Advice From the Pulpit

“I’ve been asked by many to address the election,” said the pastor of my church as he began his homily.

Immediately, congregants sat up in their pews and looked towards him. It became very quiet.

Father began by saying he wasn’t going to endorse a candidate. He explained that the Church’s status as a 501c3 meant he couldn’t do it. Nor would he. He wanted, however, to address five issues that were non negotiable in the view of the Catholic Church.

He explained how moral issues were like the foundation of a building. If they were not steady and secure, a structure could not survive on it. So it was with a nation. Catholics have a duty, he said, to vote. And that vote must be shaped by conscience, which in turn should be shaped by the catechism.

I watched as one black lady and then a Latina pulled out pens and began writing what he said. Was this good or bad? I don’t know.

Number one: abortion. The church considers it inherently evil in any form. It is the killing of another person, sometimes an innocent person who had not committed a sin. Even in cases of rape, the fetus is a person and must not be denied life.

That was probably not a surprise to anyone.

Number two: euthanasia. He went on to attack what is called “assisted suicide.” The state, and some such as Washington state, cannot tell you it is fine to take your own life. Nor can a doctor help you take it or prescribe it.

Three: embryonic stem cell use in research. Non negotiable. Four, cloning, follows from the others. Lastly, he listed gay marriage as another issue Catholics must not encourage by voting.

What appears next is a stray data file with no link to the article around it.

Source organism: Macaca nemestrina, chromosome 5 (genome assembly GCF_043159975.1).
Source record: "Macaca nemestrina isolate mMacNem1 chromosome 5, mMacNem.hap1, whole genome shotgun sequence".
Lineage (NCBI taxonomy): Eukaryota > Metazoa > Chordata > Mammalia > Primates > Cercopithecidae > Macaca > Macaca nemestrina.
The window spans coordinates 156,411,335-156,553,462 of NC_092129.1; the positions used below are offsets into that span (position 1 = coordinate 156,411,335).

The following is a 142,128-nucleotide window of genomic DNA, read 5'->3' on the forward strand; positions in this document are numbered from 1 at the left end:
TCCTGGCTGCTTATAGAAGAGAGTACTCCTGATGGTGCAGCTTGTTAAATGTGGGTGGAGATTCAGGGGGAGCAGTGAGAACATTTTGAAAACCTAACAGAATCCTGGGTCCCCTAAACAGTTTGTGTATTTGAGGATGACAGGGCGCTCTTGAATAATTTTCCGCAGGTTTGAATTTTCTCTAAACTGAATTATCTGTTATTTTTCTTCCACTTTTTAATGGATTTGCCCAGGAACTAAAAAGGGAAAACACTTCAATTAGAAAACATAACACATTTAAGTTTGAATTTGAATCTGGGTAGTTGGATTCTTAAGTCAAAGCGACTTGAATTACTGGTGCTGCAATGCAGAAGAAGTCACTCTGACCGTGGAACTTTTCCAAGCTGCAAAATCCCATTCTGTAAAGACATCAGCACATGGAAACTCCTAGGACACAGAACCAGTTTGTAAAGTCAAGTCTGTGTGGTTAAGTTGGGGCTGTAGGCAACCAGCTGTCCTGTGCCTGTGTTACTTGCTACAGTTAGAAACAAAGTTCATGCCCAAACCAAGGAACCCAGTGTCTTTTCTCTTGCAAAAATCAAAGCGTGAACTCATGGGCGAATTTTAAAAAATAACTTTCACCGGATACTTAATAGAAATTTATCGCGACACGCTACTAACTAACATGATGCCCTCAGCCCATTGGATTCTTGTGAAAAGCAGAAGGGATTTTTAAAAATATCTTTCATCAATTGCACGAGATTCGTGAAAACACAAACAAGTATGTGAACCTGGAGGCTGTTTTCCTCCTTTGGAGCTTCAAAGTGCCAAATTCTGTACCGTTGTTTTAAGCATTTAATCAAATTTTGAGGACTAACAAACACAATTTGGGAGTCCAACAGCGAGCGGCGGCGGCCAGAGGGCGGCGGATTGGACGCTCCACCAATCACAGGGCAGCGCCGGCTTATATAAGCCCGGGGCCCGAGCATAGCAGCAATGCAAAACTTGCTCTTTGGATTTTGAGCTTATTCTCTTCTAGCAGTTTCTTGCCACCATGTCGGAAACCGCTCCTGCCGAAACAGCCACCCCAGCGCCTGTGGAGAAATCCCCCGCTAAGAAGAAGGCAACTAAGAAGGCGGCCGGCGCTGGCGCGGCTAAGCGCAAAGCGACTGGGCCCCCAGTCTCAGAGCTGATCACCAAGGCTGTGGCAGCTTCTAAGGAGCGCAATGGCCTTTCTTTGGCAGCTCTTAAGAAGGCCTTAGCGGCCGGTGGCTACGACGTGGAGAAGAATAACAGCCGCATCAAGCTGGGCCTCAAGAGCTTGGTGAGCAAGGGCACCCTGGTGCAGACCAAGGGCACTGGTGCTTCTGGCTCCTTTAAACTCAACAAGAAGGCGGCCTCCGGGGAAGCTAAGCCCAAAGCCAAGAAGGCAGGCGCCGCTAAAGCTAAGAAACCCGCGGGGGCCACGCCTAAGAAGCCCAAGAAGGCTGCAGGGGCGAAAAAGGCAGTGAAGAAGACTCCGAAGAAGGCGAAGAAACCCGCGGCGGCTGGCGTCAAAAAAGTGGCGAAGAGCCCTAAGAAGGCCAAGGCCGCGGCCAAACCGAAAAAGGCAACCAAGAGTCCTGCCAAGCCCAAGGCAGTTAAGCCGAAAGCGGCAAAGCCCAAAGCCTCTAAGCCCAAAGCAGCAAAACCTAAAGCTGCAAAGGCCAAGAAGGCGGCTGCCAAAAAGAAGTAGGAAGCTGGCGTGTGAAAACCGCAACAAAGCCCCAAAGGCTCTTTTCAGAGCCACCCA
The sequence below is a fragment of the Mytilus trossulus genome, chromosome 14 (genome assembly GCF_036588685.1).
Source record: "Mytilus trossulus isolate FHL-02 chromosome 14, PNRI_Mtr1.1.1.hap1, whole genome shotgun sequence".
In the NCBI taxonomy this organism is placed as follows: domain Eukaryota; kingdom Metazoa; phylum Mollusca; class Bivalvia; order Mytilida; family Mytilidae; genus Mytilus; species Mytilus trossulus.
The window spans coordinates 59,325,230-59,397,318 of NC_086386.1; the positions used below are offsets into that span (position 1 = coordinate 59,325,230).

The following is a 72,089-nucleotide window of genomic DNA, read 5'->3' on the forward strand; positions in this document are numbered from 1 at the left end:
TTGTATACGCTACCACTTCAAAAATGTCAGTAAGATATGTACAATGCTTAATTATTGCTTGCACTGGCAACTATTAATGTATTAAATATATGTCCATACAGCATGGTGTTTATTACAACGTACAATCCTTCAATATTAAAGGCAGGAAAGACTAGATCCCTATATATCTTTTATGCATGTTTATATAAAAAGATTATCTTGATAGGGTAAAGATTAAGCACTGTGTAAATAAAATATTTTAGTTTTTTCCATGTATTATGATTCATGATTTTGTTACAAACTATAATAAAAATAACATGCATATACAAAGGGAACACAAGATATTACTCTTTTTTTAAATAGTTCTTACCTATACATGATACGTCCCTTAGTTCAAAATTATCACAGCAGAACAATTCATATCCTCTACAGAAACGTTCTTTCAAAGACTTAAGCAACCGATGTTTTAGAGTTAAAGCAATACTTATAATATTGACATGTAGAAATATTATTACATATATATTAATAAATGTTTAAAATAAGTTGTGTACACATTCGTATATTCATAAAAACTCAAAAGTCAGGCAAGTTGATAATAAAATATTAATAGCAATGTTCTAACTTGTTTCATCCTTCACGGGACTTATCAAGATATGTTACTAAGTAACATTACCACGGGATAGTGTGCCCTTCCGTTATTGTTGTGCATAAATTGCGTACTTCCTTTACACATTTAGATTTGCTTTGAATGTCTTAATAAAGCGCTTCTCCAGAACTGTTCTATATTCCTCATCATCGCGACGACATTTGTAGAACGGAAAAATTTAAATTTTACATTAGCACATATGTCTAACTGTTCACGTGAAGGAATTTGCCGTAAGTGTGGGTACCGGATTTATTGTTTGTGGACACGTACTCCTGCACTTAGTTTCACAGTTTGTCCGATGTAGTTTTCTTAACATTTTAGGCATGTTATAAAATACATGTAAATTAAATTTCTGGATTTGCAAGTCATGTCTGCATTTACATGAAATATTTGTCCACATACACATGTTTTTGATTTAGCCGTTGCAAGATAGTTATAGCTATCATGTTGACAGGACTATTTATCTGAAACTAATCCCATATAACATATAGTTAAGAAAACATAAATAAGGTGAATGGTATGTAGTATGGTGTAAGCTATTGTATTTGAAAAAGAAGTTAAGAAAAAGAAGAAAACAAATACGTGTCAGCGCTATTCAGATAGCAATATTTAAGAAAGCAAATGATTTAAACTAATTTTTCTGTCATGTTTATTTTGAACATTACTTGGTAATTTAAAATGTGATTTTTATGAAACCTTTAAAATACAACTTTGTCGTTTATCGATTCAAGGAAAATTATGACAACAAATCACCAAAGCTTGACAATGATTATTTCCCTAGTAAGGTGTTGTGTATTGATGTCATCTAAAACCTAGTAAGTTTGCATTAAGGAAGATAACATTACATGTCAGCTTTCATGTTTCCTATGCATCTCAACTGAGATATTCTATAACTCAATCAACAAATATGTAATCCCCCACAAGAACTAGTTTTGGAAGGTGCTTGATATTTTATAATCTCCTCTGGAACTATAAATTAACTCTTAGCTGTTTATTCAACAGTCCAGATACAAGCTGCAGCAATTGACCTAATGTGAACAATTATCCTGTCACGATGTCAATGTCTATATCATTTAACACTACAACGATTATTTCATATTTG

Although not naming candidates, he said it was a sin to vote for a candidate who promotes these issues. In cases where both candidates adhere to some of these, it is the Church’s position to choose the lesser of two evils.

Whether such homilies went on at other parishes, I don’t know. I did get a report from another Mass: the priest “started his homily by speaking of the danger we were in, in the way people were living their lives. That they were not living well morally. He spoke of cafeteria Catholics. I think he was skirting the voting issue but implied that the Church was under attack. All this was said in an inoffensive was so as to not offend anyone. I came away disappointed.”

Our bishop is planning an evening of prayer so that we may ask to discern God’s wishes in the upcoming election. That’s the good news. The bad is that the bishop in charge of the West Tennessee diocese in ’08 excused Catholics from determining their vote based on the abortion issue. Second in the bad news department is that the event will be held at the most liberal church in the diocese, run by a priest who votes Democrat and approves of gay marriage.

There has been talk of an increase in discussion from the pulpit about freedom of religion. That is another aspect of voting that has been called to Catholics’ attention, but went unmentioned at the Mass this week. Perhaps it will surface again. If not, Catholics can only blame themselves if Obama gets a second term and starts attacking churches, which he certainly will do.

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